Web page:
House Rules; amend to create a new rule to require all House members representing new created circuit judicial districts to agree before adoption of bill.
Analysis:
297. HR 9
Resolution
Dr. Harry C. Frye, Jr.; commend life and legacy upon his passing.
Analysis:
298. HR 10
Resolution
Brenda Fortune Sisson; mourn loss and commemorate life and legacy upon her passing.
Analysis:
299. HR 11
Resolution
House Rules; amend to require a racial impact statement for all legislation to be attached to each bill.
Analysis:
300. HR 12
Resolution
House Rules; create temporary rule on determining a quorum during meetings conducted remotely.
Analysis:
301. HR 13
Resolution
Police Chief Calvin Jackson; commend upon occasion of retirement.
Analysis:
302. HR 14
Resolution
House Rules; adopt permanent for the 2020-2024 term.
Analysis:
303. HR 15
Resolution
Head Coach Tomeka Reed; commend and congratulate for many accomplishments as Head Coach of the Jackson State University Women's Basketball Team.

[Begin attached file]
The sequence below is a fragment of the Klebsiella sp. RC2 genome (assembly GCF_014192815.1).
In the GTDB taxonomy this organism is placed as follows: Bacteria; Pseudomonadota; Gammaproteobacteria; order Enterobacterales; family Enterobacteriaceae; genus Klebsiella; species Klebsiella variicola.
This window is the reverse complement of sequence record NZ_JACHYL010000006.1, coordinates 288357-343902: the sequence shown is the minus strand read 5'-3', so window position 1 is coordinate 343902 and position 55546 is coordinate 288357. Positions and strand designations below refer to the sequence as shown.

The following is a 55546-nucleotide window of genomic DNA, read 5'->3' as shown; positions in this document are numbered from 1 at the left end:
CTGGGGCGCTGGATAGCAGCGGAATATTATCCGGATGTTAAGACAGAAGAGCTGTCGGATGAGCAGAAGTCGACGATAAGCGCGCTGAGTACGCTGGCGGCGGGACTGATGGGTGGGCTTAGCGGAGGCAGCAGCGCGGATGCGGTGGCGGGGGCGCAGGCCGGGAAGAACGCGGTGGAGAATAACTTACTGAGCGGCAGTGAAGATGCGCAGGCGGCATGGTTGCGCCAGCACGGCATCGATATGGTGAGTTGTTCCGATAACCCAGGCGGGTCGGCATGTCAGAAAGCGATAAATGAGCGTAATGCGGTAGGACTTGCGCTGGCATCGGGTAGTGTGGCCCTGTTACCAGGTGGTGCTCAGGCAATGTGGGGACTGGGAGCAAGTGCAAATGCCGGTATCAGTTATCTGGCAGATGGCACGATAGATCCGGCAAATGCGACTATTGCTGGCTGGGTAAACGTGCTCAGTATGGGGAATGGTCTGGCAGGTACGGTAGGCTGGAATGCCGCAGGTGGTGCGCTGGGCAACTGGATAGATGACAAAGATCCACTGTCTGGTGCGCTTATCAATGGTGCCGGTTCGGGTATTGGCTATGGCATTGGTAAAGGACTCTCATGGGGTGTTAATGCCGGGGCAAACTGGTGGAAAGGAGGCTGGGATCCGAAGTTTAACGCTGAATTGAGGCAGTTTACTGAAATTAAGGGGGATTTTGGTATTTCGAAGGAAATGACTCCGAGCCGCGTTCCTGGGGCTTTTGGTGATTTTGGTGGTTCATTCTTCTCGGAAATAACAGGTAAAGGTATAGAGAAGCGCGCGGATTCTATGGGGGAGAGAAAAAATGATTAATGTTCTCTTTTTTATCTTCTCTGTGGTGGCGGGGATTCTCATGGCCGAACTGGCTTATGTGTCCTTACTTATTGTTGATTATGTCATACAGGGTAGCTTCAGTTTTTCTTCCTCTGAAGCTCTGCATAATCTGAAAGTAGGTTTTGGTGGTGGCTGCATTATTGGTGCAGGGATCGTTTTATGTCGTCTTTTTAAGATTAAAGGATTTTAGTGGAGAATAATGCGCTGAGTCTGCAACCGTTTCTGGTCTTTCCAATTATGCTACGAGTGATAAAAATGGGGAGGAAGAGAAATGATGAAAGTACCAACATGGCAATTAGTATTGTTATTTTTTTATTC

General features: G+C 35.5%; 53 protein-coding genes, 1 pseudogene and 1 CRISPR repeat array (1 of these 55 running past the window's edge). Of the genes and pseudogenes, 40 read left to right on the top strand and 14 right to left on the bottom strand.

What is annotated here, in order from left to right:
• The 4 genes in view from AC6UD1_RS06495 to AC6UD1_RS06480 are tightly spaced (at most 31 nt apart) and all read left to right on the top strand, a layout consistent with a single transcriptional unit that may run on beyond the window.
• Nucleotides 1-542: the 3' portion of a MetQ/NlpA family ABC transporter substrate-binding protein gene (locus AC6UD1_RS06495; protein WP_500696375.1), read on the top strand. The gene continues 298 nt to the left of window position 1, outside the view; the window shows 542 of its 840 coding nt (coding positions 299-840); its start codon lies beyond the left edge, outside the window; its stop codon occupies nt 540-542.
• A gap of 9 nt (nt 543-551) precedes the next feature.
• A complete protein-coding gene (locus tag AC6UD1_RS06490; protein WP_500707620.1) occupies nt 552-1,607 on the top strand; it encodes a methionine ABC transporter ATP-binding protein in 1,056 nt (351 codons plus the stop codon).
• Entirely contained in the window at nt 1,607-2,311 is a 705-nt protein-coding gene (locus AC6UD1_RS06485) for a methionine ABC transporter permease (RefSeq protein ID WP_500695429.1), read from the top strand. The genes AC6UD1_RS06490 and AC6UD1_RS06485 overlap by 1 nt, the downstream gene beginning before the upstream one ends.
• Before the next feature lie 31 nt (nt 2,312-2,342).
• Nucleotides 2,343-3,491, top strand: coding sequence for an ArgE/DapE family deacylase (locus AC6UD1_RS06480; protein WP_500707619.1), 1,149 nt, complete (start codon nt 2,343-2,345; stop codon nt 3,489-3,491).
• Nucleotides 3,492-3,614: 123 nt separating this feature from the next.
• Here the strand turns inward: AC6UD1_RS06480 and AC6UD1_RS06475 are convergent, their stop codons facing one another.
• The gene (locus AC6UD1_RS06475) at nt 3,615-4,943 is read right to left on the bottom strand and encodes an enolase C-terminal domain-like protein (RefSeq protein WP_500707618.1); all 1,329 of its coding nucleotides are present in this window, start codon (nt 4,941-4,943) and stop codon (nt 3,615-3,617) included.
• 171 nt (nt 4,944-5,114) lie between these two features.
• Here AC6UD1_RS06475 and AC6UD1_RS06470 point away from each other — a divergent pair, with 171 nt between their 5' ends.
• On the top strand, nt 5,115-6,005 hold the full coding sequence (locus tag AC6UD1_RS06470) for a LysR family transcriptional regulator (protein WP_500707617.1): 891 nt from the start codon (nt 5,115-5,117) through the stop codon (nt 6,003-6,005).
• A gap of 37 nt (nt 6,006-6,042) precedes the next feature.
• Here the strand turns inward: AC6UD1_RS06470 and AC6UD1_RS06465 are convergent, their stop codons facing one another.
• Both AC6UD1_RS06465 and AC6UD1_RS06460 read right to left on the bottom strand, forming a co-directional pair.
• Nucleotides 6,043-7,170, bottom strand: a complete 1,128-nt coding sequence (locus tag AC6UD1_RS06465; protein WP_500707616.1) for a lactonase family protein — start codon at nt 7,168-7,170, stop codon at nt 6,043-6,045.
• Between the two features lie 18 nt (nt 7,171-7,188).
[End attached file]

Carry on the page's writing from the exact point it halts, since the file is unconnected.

Analysis:
304. HR 16
Resolution
David Eldridge; commend on retirement as Chief of Police for the Kilmichael Police Department.
Analysis:
305. HR 17
Resolution
Deacon Lloyd Webster, Jr.; commend life and legacy upon his passing.
Analysis:
306. HR 18
Resolution
Gene Murphy; commend and congratulate upon his retirement as athletic director of Hinds Community College.
Analysis:
307. HR 19
Resolution
Homer Dee Skelton; commend life and legacy upon his passing.
Analysis:
308. HR 20
Resolution
Deputy Lt. Michael Anthony Boutte, Sr.; commend life and legacy of service upon his passing.
Analysis:
309. HR 21
Resolution
James E. 'Jim' Stirgus, Sr.; mourn loss and commemorate life and legacy upon his passing.
Analysis:
310. HR 22
Resolution
Reverend Clyde Larocque Carter; commend and celebrate life and historic legacy of.
Analysis:
311. HR 23
Resolution
Ruth Antoninette Batton Campbell; commend her life upon her passing.
Analysis:
312. HR 24
Resolution
Billy Wiseman; commend his service as the cofounder of the New Albany Main Street Association.
Analysis:
313. HR 25
Resolution
Tommy Sappington; commend service as the cofounder of the New Albany Main Street Association.
Analysis:
314. HR 26
Resolution
David Hunter Manley; commend life and legacy as an educator and headmaster, and express deep sympathy upon his passing.
Analysis:
315. HR 27
Resolution
Ida Pearl Peavie Minor; commend for many decades as esteemed educator and work with MDE.
Analysis:
316. HR 28
Resolution